long hill twp. - by jason goemaat, staff writer - © recorder newspapers 2003
the library board of trustees made its first attempt at formally stating the library's position against installing anti-pornography filters on its computers while receiving more input from a resident in favor of the filters at its wednesday, nov. 19 meeting.
at the oct. 15 board meeting, board president donald kuhn had said he would draft a position statement on federal legislation, known as children's internet protection act (cipa), intended to prevent children from viewing pornography, by installing internet filter software on its computers.
the supreme court upheld the act as constitutionally valid in a june 23 ruling.
on wednesday night, kuhn was looking for feedback on his one-page draft stating why, at this time, the library won't put filters on its computers.
the statement notes the "considerable controversy," about currently available computer filter systems because the companies which make them don't publish the criteria used in deciding which information should be filtered.
"were the library to install a filter, it is, in effect, allowing censorship of materials without having an understanding of the basis for exclusion," the statement reads.
the statement emphasizes that, because the township doesn't receive federal funding, it "is not legally bound by the provisions of cipa."
the statement also says the board is "sensitive to and supportive" of parents concerns about children viewing "inappropriate material" on unfiltered computers.
kuhn outlined the steps the library takes such as a "child safety on the information highway" brochure it provides to help parents talk to their kids about what material to avoid on the internet.
he also emphasized that library patrons can't use the computers for "illegal purposes" and that library staff members have the right to ask a patron to stop looking at disruptive information.
the statement concludes that the board will amend its position on cipa "when it is convinced that it is in the best interest of the community to do so."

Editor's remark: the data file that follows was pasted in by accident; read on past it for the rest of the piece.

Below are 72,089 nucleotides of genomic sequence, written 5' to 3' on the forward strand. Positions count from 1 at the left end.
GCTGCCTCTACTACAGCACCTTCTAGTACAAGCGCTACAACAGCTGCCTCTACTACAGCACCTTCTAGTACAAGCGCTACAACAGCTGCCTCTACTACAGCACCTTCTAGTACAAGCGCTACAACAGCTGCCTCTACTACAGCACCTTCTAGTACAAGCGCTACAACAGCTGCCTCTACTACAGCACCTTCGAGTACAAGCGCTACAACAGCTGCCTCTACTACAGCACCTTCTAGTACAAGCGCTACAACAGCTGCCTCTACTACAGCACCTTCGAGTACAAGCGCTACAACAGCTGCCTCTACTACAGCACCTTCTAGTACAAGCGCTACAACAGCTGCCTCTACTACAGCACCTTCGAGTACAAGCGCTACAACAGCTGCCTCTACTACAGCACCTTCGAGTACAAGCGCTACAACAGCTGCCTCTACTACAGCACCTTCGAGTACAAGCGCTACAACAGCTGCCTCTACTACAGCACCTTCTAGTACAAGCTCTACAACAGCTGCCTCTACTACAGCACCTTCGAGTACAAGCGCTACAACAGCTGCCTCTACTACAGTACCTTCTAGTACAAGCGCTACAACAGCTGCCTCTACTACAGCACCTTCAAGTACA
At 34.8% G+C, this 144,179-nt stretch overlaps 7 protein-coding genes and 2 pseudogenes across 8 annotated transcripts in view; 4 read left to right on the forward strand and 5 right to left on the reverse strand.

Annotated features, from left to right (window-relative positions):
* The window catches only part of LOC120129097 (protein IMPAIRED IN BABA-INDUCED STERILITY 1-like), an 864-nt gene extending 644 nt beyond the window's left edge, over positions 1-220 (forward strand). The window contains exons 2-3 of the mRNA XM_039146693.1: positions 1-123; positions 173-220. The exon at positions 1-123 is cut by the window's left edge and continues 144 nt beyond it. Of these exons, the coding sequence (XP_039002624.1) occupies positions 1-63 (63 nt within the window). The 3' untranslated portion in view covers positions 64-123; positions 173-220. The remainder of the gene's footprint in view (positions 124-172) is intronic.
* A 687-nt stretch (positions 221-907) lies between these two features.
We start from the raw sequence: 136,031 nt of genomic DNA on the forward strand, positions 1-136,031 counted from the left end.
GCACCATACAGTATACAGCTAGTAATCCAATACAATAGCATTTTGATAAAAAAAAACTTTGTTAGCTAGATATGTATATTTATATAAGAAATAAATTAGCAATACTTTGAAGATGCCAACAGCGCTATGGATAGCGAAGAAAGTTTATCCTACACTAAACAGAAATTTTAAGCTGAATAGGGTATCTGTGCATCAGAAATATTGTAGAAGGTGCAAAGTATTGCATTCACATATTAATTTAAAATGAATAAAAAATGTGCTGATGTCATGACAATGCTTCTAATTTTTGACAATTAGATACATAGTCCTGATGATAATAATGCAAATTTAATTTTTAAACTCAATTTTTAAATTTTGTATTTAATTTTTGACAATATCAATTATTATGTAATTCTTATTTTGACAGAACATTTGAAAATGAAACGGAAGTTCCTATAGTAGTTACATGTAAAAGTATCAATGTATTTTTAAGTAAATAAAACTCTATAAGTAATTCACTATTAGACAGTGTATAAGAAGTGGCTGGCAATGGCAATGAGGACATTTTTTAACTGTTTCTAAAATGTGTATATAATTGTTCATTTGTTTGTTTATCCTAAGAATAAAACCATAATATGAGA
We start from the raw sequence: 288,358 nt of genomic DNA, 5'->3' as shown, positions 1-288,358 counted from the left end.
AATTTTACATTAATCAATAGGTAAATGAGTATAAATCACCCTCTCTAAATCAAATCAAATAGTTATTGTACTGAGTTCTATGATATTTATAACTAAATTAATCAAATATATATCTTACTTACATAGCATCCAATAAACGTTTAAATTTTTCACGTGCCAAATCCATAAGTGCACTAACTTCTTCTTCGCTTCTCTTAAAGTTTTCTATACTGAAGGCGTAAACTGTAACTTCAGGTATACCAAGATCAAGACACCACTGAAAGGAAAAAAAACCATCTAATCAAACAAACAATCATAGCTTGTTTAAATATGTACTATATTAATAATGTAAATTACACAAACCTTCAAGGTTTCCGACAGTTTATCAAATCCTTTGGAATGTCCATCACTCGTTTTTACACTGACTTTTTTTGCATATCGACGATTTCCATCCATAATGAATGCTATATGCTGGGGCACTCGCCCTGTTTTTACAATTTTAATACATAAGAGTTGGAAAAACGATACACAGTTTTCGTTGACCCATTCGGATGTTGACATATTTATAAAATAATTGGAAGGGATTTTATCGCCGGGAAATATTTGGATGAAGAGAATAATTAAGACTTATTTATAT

on wednesday night, township resident mr. plan2succeed, who has publicly expressed his support for computer filters for several months, again said the filters are in the community's best interest now.
plan2succeed said the draft was a "good attempt," but took exception with several points.
"there is no censoring of materials going on," said plan2succeed, referring to language from the united states vs. american library association (ala) supreme court decision.
plan2succeed paraphrased the court's language, saying all an adult has to do is tell a librarian they're using the internet for a "lawful purpose" and the filter would be turned off, according to the court decision.
after the meeting, plan2succeed said he will wait to see what language the board approves for the position statement.
he said he won't drop the issue of installing filters in order to discourage the "criminal activity" that may result from people being able to easily view pornography on an unfiltered computer.
he referenced a june 2001 incident, where a township resident was arrested and charged with allegedly viewing child pornography on library computers.
plan2succeed said he will not "sit around" and wait for a second incident to occur.